PTSD: Triggers

A service dog can help reduce environmental triggers, and thus the handler has more emotional room to handle PTSD triggers.

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PTSD Service Dogs: Triggers 

A PTSD Service Dog does not prevent trauma-specific triggers. An example would be a veteran who is triggered by the sound of helicopters, and the dog would not prevent helicopters from coming around. 

What a Service Dog DOES do:

A Service Dog for PTSD can help prevent environmental triggers.

  1. The Service Dog can help the handler get more personal space in public, and do so without attracting attention that the handler doesn't want. The dog can be used as a buffer and keeps other people from unexpectedly getting right next to the handler. Thus, the intensity of being out in public can be reduced to a nice lower level...and the handler can feel much better about going out in public again.

  2. Stress alerting. In a stressful situation, it can be easier to see how a dog is reacting (panting, licking, looking away constantly, and other stress-reduction techniques specific to dogs) and thus the handler can realize that both the dog and handler need a break. Also, once the dog is fully bonded to the handler, often the dog will pick up on the handler's stress levels and alert the handler that they are becoming stressed (even before the handler would notice the symptoms in themselves), and in this way, the dog becomes a biofeedback tool. (Also, the dog can be used as an excuse for the handler to remove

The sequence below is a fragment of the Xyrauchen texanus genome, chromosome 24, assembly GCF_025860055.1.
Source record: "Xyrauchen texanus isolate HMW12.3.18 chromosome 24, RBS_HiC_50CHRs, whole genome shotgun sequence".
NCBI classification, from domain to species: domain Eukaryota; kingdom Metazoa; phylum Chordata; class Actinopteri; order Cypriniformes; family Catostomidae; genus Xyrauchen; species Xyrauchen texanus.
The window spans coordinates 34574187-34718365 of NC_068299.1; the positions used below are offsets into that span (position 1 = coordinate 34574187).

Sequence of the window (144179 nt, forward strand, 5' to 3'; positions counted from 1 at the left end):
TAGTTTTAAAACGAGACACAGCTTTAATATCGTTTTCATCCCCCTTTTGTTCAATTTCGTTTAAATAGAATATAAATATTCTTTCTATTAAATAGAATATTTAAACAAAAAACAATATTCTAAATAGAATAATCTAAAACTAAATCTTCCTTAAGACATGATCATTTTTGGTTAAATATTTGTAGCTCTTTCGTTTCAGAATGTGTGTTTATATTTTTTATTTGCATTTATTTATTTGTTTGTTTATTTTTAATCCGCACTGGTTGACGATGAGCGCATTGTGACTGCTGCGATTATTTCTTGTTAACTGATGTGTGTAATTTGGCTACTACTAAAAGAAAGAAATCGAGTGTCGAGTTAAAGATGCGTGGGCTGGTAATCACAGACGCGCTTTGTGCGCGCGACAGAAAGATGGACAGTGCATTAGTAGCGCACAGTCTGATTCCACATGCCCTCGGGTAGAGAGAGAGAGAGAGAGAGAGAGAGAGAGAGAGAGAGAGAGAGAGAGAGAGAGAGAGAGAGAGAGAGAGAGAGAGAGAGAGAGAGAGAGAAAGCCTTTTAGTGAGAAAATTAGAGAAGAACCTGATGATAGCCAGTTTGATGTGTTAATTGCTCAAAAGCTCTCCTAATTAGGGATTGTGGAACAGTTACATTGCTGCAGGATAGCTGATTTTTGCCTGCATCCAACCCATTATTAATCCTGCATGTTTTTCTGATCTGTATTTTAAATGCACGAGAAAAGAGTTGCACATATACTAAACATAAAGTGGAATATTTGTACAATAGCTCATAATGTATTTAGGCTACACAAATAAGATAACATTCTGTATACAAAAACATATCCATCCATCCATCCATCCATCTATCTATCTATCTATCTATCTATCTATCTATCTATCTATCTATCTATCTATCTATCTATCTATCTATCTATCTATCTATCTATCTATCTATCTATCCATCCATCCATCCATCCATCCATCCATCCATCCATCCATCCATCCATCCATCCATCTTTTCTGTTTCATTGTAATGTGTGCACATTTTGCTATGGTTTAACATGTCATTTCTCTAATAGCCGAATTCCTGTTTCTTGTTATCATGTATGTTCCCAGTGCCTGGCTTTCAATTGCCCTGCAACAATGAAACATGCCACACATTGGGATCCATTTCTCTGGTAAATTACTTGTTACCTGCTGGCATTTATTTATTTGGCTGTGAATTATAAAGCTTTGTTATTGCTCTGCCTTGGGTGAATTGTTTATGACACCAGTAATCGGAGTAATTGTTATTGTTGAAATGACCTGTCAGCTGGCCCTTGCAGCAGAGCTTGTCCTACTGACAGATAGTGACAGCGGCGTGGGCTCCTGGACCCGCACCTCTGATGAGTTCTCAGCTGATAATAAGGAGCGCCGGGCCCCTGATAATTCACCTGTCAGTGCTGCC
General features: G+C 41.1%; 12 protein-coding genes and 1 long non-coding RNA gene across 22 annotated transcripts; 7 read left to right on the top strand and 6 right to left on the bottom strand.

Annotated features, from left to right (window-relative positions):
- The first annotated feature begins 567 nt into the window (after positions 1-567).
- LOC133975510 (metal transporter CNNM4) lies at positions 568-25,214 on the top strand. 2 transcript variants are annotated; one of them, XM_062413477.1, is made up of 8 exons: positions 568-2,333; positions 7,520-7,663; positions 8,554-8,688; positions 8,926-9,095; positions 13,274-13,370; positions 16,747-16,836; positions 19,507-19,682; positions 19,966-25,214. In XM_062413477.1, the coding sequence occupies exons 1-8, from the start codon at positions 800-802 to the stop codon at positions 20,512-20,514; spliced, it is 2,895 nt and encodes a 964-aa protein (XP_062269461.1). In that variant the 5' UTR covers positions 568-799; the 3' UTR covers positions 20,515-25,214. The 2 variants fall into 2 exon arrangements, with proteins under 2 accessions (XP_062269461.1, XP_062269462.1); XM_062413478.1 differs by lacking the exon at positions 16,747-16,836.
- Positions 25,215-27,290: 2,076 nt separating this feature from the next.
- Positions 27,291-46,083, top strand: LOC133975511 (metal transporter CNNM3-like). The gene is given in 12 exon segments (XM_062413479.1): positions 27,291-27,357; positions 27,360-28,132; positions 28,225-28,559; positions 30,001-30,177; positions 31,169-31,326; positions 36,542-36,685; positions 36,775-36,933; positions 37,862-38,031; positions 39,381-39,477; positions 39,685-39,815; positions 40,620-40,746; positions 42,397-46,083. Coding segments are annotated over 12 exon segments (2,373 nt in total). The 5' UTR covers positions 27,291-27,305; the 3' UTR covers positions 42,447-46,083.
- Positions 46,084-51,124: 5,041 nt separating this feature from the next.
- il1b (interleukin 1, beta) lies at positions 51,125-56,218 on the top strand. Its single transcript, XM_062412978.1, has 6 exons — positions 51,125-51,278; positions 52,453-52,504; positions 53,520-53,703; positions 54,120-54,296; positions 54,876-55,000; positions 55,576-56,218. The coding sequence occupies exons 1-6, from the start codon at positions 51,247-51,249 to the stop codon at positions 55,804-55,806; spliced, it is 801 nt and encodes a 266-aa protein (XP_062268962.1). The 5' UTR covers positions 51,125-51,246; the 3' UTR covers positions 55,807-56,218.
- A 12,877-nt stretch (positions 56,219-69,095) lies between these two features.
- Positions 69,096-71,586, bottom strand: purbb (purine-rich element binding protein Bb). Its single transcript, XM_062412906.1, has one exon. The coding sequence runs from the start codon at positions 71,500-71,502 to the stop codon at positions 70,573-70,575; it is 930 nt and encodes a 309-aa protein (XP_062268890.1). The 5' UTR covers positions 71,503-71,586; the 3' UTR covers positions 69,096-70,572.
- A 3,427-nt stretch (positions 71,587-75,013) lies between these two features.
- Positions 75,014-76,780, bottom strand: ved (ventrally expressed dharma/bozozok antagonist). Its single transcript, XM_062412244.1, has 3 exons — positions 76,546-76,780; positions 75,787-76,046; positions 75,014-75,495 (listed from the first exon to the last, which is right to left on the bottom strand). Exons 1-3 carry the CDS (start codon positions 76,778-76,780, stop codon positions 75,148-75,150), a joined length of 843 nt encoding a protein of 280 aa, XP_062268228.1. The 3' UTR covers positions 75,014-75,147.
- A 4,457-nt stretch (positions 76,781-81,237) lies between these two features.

themselves from the stressful situation.)
  3. Medication reminders. The dog can be trained for the task of reminding the handler to take their medication, thus keeping all the effects that happen when the handler doesn't take their medication regularly.